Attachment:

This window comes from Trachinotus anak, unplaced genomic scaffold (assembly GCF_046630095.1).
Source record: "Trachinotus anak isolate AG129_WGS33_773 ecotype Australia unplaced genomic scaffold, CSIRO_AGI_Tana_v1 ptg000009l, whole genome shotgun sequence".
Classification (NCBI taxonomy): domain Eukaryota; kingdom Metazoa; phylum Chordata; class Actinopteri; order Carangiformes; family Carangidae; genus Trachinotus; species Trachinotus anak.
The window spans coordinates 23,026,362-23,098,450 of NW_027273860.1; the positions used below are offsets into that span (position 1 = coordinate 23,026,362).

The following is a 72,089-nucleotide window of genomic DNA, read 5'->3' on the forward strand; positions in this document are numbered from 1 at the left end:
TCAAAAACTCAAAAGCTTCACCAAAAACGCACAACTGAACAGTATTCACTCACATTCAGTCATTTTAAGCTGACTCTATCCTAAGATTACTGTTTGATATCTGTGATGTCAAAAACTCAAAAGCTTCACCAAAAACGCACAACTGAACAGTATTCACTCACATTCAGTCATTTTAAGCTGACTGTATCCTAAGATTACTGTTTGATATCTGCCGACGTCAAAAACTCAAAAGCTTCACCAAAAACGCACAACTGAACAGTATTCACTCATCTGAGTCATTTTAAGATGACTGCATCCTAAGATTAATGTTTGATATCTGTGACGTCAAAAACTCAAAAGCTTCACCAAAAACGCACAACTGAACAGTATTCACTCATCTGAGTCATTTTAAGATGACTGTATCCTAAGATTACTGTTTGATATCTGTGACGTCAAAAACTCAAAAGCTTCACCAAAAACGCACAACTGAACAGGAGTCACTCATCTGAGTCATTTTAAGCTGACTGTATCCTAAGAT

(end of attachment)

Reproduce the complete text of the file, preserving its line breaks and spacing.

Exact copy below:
This window comes from Trachinotus anak, unplaced genomic scaffold (assembly GCF_046630095.1).
Source record: "Trachinotus anak isolate AG129_WGS33_773 ecotype Australia unplaced genomic scaffold, CSIRO_AGI_Tana_v1 ptg000009l, whole genome shotgun sequence".
Classification (NCBI taxonomy): domain Eukaryota; kingdom Metazoa; phylum Chordata; class Actinopteri; order Carangiformes; family Carangidae; genus Trachinotus; species Trachinotus anak.
The window spans coordinates 23,026,362-23,098,450 of NW_027273860.1; the positions used below are offsets into that span (position 1 = coordinate 23,026,362).

The following is a 72,089-nucleotide window of genomic DNA, read 5'->3' on the forward strand; positions in this document are numbered from 1 at the left end:
TCAAAAACTCAAAAGCTTCACCAAAAACGCACAACTGAACAGTATTCACTCACATTCAGTCATTTTAAGCTGACTCTATCCTAAGATTACTGTTTGATATCTGTGATGTCAAAAACTCAAAAGCTTCACCAAAAACGCACAACTGAACAGTATTCACTCACATTCAGTCATTTTAAGCTGACTGTATCCTAAGATTACTGTTTGATATCTGCCGACGTCAAAAACTCAAAAGCTTCACCAAAAACGCACAACTGAACAGTATTCACTCATCTGAGTCATTTTAAGATGACTGCATCCTAAGATTAATGTTTGATATCTGTGACGTCAAAAACTCAAAAGCTTCACCAAAAACGCACAACTGAACAGTATTCACTCATCTGAGTCATTTTAAGATGACTGTATCCTAAGATTACTGTTTGATATCTGTGACGTCAAAAACTCAAAAGCTTCACCAAAAACGCACAACTGAACAGGAGTCACTCATCTGAGTCATTTTAAGCTGACTGTATCCTAAGAT